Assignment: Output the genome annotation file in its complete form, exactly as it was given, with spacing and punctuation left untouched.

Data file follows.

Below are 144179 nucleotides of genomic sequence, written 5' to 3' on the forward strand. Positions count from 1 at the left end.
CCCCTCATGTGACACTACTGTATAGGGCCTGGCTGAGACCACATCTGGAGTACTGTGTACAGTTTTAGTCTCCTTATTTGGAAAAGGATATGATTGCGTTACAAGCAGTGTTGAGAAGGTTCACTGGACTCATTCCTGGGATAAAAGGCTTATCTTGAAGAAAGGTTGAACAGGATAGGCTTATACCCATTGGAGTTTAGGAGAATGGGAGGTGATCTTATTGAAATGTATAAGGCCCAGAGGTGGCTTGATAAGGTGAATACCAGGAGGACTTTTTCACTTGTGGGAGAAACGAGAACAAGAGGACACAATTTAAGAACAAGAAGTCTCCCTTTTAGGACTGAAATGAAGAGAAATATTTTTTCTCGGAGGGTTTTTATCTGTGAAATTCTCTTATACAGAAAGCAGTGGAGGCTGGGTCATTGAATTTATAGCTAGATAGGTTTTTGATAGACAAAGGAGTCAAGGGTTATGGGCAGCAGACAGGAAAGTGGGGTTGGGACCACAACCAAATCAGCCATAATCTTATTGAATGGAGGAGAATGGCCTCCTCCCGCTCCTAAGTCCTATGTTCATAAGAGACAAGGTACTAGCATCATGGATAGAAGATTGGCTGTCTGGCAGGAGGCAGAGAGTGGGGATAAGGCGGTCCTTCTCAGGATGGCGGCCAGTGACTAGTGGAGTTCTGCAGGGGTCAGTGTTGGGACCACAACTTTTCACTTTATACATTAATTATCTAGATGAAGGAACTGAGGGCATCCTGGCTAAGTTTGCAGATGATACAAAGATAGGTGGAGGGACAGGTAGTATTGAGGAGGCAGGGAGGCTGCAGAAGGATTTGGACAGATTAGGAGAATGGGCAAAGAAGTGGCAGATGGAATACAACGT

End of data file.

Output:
Below are 144179 nucleotides of genomic sequence, written 5' to 3' on the forward strand. Positions count from 1 at the left end.
CCCCTCATGTGACACTACTGTATAGGGCCTGGCTGAGACCACATCTGGAGTACTGTGTACAGTTTTAGTCTCCTTATTTGGAAAAGGATATGATTGCGTTACAAGCAGTGTTGAGAAGGTTCACTGGACTCATTCCTGGGATAAAAGGCTTATCTTGAAGAAAGGTTGAACAGGATAGGCTTATACCCATTGGAGTTTAGGAGAATGGGAGGTGATCTTATTGAAATGTATAAGGCCCAGAGGTGGCTTGATAAGGTGAATACCAGGAGGACTTTTTCACTTGTGGGAGAAACGAGAACAAGAGGACACAATTTAAGAACAAGAAGTCTCCCTTTTAGGACTGAAATGAAGAGAAATATTTTTTCTCGGAGGGTTTTTATCTGTGAAATTCTCTTATACAGAAAGCAGTGGAGGCTGGGTCATTGAATTTATAGCTAGATAGGTTTTTGATAGACAAAGGAGTCAAGGGTTATGGGCAGCAGACAGGAAAGTGGGGTTGGGACCACAACCAAATCAGCCATAATCTTATTGAATGGAGGAGAATGGCCTCCTCCCGCTCCTAAGTCCTATGTTCATAAGAGACAAGGTACTAGCATCATGGATAGAAGATTGGCTGTCTGGCAGGAGGCAGAGAGTGGGGATAAGGCGGTCCTTCTCAGGATGGCGGCCAGTGACTAGTGGAGTTCTGCAGGGGTCAGTGTTGGGACCACAACTTTTCACTTTATACATTAATTATCTAGATGAAGGAACTGAGGGCATCCTGGCTAAGTTTGCAGATGATACAAAGATAGGTGGAGGGACAGGTAGTATTGAGGAGGCAGGGAGGCTGCAGAAGGATTTGGACAGATTAGGAGAATGGGCAAAGAAGTGGCAGATGGAATACAACGT